It’s going to be a good year for movies.
If you’ve read any of my previous blogs and columns, I’m sure you know I’m a bit of an enthusiast. It’s been a tradition in my family since I can remember and movies have always been my escape and my comfort during bad times.
Well, that and books. And that is exactly why I’m excited about this year in movies.
Last year, “The Rum Diary” finally came to theatres after years of being “in the works” and I was fit to be tied when the end result, after so long waiting eagerly for the adaptation, was completely and utterly unsatisfactory.
I love “Fear and Loathing in Las Vegas.” The movie was exactly what I pictured while reading the book even if a few things had been changed, and I still pop it in every now and then, especially if someone mentions they have never had the pleasure.
“The Rum Diary,” on the other hand, was a mockery of its epic inspiration. I really felt that it tried too hard to be another “Fear and Loathing” and anyone who’s read the book knows that it has a completely different feel. Not to mention Depp completely wrote out one of the main characters and some of the most memorable scenes.
Now, there are three books that I have read more times than I can count: “The Rum Diary,” “On the Road,” and “The Great Gatsby.”
In 2012, I will have the opportunity to see the two on that list on the big screen.
First, there’s “On the Road.” Jack Kerouac wrote this book in three weeks almost immediately following the adventures represented in its pages, so it’s not surprising no one has jumped at trying to adapt it for audiences. It’s bawdy, belligerent and quite often falls into pure train of thought.
However, the themes present in the book - the search for “it,” the crazed youth seeking adventure, love and friendship and the disillusionment that often follows - are making a comeback in this day and age when everyone’s trying to figure out what defines us.
I think I can even look past Kristen Stewart as Marylou, primarily because I think it will be easier for her to play a drug-addled, ahem, promiscuous woman than the innocent teen she’s been trying to force for the last four years.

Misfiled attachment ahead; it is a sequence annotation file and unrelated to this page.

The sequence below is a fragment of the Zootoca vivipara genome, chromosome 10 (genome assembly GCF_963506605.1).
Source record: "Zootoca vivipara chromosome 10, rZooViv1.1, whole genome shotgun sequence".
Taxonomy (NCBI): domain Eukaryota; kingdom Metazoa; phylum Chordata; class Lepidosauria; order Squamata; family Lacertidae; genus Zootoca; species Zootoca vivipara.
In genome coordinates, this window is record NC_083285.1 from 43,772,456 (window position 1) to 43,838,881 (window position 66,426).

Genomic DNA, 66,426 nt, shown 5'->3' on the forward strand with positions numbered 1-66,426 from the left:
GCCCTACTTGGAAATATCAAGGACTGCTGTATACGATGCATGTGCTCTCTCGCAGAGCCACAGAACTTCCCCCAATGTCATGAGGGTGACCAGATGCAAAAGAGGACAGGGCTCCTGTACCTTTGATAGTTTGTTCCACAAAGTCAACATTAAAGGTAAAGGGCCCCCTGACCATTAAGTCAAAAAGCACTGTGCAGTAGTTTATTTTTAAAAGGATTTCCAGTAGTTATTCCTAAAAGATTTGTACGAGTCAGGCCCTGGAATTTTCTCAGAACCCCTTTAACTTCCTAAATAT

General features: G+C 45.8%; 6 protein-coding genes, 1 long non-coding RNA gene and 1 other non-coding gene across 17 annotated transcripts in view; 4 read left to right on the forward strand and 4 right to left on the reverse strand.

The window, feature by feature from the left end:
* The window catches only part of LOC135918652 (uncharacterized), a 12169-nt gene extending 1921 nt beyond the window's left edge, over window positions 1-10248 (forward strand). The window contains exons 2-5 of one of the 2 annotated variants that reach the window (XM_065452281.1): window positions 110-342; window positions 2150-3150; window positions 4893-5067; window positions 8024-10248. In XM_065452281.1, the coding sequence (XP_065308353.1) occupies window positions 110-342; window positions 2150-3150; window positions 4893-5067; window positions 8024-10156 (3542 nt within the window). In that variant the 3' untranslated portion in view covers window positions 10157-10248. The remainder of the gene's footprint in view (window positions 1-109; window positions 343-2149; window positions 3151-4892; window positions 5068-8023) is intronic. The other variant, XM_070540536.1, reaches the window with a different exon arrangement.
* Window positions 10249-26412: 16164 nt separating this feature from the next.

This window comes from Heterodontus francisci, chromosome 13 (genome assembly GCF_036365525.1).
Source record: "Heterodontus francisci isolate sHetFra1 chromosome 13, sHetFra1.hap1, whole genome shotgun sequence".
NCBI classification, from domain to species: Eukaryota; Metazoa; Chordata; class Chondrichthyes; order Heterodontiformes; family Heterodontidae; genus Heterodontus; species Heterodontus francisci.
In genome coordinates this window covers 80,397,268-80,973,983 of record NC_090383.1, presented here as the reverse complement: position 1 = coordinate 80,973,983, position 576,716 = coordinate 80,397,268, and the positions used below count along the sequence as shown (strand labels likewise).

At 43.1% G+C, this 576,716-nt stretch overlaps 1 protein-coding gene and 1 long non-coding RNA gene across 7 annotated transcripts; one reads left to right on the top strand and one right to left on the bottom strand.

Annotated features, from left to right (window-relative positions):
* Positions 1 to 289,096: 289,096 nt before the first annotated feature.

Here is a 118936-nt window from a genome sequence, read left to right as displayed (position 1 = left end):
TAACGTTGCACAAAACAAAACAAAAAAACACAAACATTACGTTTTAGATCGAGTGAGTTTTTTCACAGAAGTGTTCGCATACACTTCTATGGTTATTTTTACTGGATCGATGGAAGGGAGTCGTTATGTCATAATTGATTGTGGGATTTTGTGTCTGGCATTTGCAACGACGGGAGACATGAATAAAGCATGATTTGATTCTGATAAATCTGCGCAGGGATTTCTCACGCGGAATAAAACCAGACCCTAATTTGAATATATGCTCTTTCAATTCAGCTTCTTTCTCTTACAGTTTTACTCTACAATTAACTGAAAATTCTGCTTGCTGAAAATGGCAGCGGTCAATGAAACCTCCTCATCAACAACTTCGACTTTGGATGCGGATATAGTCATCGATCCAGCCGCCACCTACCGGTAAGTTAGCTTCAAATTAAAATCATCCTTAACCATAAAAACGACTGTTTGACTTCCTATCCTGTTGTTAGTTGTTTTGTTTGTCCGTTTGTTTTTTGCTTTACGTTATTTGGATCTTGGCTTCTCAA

More importantly, if you haven’t seen the preview for “The Great Gatsby,” stop reading this for a minute and jump on a computer: it’s amazing.
I’ve always appreciated Baz Lurhmann’s work ( “Moulin Rouge” is in my top five movies of all time) and I’m interested to see what he’ll do with this next endeavour. He’s already adapted one piece of writing - “Romeo + Juliet” ) in which he presented a modern interpretation while using the original dialogue.
With “The Great Gatsby,” he has an entirely different challenge, and already critics have jumped at the chance to ridicule the preview.
The biggest criticism comes from the music driving the ad. There are two songs used: “No Church in the Wild” by Kanye West and Jay-Z, and a cover of Bono’s by Jack White of the White Stripes.
Most comments I’ve seen on the good old interwebs have come from die-hard fans of the book and go something like this:
“OMG, I love this book and it takes place in the Jazz age and there’s no Jazz and there’s auto tune and they’re just trying to sell tickets and get a younger crowd to pay for it by putting in rappers and it’s ruining my book and blah blah blah ...”
Well, you know what? I hate to break it to you people of the internet but, yes, they are trying to sell tickets. They’re trying to make money, just like the rest of us, and if using modern music and that darn autotuning gets the younger generation to spend $10 on an adaptation of one of the greatest books ever written instead of the latest - and thankfully last - “Twilight” installment, I say good on ya, sirs!
However, that isn’t even my biggest problem with this particular criticism.
Reading a novel is a deeply personal experience and, more often than not, the author doesn’t provide a track-list in the footnotes. Times change, people change, but the themes and the characters stay the same. If it takes an updated soundtrack to get across the raw emotion of the novel, then so be it.
Personally, I had tingles throughout the entire preview. Although the songs weren’t period representations, the emotion that they evoked were perfect and an hour hasn’t gone by today that I haven’t replayed the preview in my mind (I’ve also watched the preview five times on YouTube, um, hold on one second, I’ll be right back .... OK, make that six times).
Everyone has a right to their own interpretation, that’s the joy of art in every medium, and everyone has a right to make a prediction.
But, anyone who refuses to see this movie because they’re mad that the music isn’t to their liking, or any movie for that matter, you’re missing out because of your inane prejudice. And if you discourage someone from seeing it who maybe hasn’t read the book, you’re doing a great disservice to that person.
Because, who knows? Maybe seeing this movie will get them to read the book and have that same joy we had our first, second or third times through. That person might even be turned on to the joys of reading just because a movie showed them the possibilities.
So before you pass judgement on a film based on what you view as the “right” way to adapt a novel, I would encourage you to pick up “The Great Gatsby” once again and take another look at the final paragraph, re-think its meaning, and remember:
“So we beat on, boats against the current, borne back ceaselessly into the past.”
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